Into Uni



Student finance


You’ve read the headlines about student fees. Here’s

what you need to know when it comes to covering the

financial costs of university

Loans and fees

UK universities can charge

full-time English students

up to £9,000 a year in

tuition fees (though for

some courses it’s less).

They don’t need to be

paid upfront. You can take

out a tuition fee loan to

cover the cost, which you’ll

pay back after you graduate.

The second element of

the loan is the maintenance

loan – up to £8,200 a year,

or £10,702 if you study in


This is designed to help

you with your living costs,

from accommodation to

food. The exact amount you

can borrow depends on a

number of factors, including

where you study and your

household income.

Maintenance grants have

also been replaced by the

maintenance loan.


This is based on how much

you go on to earn after

graduation, not what you’ve

borrowed. If you’re earning

more than £21,000 a year,

you’ll repay an amount

based on your earnings

over that threshold; under

that, you won’t pay back a

penny. Under the current

system, your debt is wiped

after 30 years.

Welsh repayment works in

the same way, while Scottish

students start to pay back

when they earn more than

£16,910 a year and Northern

Irish students repay once

they’re earning £17,335.

Extra help

Scholarships and bursaries:

offered on the basis of

academic ability, following

means testing or for other

reasons – for example, if

you are disabled.

Fee waivers: these reduce

your tuition fees, either on

their own, or in a broader

package of support with a


Hardship funds: also known

as the Access to Learning

Fund, Financial Contingency

Funds and support funds,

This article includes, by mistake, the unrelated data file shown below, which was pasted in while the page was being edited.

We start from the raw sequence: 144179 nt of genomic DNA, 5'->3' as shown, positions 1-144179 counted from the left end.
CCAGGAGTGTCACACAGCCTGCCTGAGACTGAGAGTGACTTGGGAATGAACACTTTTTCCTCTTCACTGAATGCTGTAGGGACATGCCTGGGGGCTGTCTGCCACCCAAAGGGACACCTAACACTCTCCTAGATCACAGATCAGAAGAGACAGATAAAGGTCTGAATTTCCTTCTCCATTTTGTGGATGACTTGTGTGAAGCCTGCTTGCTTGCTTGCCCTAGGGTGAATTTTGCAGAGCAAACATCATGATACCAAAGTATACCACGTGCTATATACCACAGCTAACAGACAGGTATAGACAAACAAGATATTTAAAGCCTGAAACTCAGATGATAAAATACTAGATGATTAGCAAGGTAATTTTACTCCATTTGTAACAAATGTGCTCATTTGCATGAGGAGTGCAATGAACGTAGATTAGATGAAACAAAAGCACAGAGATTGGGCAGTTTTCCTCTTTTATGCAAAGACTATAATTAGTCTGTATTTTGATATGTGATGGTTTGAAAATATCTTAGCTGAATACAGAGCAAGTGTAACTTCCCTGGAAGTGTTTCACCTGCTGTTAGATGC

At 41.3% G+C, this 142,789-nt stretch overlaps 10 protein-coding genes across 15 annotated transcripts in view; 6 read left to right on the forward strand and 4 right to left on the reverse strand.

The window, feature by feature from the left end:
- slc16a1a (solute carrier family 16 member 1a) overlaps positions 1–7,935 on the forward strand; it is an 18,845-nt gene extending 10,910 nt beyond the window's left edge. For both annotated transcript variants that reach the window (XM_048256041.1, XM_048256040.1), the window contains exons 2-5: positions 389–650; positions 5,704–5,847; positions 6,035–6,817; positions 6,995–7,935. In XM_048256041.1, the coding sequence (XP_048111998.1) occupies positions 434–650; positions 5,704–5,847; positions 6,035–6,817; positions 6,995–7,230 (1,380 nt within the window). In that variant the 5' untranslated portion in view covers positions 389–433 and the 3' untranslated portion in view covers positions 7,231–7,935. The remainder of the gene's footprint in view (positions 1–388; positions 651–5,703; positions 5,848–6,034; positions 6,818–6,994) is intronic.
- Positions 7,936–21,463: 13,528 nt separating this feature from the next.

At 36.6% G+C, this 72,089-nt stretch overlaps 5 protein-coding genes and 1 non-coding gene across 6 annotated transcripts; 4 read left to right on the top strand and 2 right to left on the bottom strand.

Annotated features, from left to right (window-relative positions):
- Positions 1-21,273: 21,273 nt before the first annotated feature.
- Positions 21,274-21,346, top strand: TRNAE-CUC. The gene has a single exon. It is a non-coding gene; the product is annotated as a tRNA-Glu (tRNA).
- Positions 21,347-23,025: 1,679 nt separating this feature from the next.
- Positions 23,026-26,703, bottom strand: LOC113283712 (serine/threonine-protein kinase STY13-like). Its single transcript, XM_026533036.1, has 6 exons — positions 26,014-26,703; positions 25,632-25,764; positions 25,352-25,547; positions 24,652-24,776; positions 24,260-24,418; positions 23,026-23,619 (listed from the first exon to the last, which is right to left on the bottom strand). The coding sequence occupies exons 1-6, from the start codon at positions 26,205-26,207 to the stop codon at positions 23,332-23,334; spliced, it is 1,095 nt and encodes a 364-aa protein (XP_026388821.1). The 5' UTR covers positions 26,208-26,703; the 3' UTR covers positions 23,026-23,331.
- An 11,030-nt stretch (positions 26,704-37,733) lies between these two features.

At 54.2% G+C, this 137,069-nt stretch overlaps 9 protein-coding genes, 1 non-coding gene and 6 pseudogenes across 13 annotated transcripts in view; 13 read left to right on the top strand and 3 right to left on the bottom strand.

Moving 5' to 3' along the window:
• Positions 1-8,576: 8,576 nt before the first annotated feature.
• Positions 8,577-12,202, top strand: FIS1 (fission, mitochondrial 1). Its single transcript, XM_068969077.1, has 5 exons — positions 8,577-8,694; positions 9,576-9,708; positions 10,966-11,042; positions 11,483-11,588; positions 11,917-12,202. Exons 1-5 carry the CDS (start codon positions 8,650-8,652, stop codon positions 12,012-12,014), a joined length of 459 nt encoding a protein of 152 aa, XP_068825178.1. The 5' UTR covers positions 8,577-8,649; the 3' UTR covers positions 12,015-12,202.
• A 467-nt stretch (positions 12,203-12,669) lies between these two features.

these can help if you’re

struggling financially either

before or during uni.

Application tips

■ Get ahead by applying for

student finance from the end

of January; you don’t need to

wait to receive an offer from

a university to do this.

■ The most common delay

with applications is not

sending in evidence to

support your application;

so do get official paperwork

and your passport in order.

■ Don’t forget to send off

your signed declaration;

you won’t get your funding

without doing this.


Making your funds last

until the end of term can

be tough, so plan your

budget carefully. Assess

your income, then list

one-off (accommodation,

equipment, books) and dayto-day

(food, travel, toiletries,

clothes, entertainment, bills)

expenses, allocating a weekly

or monthly budget to each.

What about the rest of the UK?

We’re mainly referring to English students

here – fees and loans differ elsewhere in

the UK. If you live in:

■ Scotland and go to a Scottish university,

you won’t pay tuition fees

■ Northern Ireland and go to an NI uni,

you’ll pay £3,805 in tuition fees

■ Wales and go to a Welsh uni, you’ll pay

£3,810 in fees and get a tuition fee grant

to cover the rest.



Head to the Student Finance Zone, powered

by Student Finance England, for everything

you need to know about student finance.



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